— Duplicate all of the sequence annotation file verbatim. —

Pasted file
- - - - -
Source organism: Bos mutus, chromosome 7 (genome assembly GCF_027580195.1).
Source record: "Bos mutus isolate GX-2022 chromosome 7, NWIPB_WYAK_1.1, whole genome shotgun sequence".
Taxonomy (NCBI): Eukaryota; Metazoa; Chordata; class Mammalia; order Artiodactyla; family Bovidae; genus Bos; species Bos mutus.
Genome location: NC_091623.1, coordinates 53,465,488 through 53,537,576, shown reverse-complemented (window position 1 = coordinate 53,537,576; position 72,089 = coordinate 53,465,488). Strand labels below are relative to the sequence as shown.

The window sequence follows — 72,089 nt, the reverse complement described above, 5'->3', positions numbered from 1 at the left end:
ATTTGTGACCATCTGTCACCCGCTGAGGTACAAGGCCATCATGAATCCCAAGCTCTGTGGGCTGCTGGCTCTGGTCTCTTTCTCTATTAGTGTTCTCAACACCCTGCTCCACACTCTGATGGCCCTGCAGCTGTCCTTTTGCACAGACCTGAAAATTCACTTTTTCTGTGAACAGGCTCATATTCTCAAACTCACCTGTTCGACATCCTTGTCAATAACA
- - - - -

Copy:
Source organism: Bos mutus, chromosome 7 (genome assembly GCF_027580195.1).
Source record: "Bos mutus isolate GX-2022 chromosome 7, NWIPB_WYAK_1.1, whole genome shotgun sequence".
Taxonomy (NCBI): Eukaryota; Metazoa; Chordata; class Mammalia; order Artiodactyla; family Bovidae; genus Bos; species Bos mutus.
Genome location: NC_091623.1, coordinates 53,465,488 through 53,537,576, shown reverse-complemented (window position 1 = coordinate 53,537,576; position 72,089 = coordinate 53,465,488). Strand labels below are relative to the sequence as shown.

The window sequence follows — 72,089 nt, the reverse complement described above, 5'->3', positions numbered from 1 at the left end:
ATTTGTGACCATCTGTCACCCGCTGAGGTACAAGGCCATCATGAATCCCAAGCTCTGTGGGCTGCTGGCTCTGGTCTCTTTCTCTATTAGTGTTCTCAACACCCTGCTCCACACTCTGATGGCCCTGCAGCTGTCCTTTTGCACAGACCTGAAAATTCACTTTTTCTGTGAACAGGCTCATATTCTCAAACTCACCTGTTCGACATCCTTGTCAATAACA